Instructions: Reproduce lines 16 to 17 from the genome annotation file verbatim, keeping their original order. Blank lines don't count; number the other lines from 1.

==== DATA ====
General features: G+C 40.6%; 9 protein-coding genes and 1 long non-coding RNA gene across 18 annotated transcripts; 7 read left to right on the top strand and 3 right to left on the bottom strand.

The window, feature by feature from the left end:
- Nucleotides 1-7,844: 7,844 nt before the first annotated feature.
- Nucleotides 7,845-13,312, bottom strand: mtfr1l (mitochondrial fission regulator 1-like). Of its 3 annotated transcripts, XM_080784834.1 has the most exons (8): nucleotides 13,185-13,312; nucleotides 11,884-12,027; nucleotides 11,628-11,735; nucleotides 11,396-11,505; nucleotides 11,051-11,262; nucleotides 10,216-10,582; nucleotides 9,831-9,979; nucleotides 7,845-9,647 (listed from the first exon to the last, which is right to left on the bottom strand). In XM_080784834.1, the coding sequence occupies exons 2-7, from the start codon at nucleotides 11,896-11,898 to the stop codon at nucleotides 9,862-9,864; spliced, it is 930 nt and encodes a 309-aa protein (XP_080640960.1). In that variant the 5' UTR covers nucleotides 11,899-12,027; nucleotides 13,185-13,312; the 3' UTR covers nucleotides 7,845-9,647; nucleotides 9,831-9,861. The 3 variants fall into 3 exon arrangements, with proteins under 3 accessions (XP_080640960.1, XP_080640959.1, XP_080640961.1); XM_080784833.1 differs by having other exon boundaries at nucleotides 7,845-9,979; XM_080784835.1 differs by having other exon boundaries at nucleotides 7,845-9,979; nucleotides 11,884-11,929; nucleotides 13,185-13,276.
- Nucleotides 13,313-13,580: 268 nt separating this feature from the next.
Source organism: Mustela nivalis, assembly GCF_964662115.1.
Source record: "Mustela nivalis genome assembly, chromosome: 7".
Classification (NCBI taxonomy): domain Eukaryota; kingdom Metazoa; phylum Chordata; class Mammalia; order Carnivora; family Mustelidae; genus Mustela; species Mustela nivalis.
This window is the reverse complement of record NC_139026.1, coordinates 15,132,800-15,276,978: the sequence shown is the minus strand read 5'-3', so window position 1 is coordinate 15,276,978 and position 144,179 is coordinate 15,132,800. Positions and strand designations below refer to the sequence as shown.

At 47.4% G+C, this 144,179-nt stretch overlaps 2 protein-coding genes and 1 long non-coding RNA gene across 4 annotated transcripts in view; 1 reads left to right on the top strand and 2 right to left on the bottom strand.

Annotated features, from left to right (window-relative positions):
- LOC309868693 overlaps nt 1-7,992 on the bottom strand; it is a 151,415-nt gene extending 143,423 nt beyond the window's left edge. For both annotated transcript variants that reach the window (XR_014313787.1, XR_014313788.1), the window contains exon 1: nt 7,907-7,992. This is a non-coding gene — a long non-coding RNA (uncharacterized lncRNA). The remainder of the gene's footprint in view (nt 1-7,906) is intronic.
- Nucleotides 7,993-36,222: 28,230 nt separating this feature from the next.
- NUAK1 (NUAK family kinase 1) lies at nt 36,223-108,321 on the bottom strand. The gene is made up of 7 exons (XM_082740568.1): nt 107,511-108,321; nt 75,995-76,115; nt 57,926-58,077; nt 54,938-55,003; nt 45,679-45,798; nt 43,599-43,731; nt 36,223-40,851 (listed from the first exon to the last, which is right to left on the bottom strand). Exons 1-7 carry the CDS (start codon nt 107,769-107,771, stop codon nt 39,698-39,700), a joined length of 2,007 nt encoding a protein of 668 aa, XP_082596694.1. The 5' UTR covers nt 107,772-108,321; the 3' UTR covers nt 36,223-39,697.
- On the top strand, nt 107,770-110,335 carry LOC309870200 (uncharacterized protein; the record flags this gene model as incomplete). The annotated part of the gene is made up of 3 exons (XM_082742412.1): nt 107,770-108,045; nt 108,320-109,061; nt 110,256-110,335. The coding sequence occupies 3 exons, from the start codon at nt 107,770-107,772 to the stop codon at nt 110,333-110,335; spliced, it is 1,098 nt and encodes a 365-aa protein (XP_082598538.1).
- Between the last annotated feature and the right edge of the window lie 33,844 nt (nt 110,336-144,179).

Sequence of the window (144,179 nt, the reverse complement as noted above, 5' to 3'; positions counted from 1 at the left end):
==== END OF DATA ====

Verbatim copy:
- Between the last annotated feature and the right edge of the window lie 33,844 nt (nt 110,336-144,179).

Sequence of the window (144,179 nt, the reverse complement as noted above, 5' to 3'; positions counted from 1 at the left end):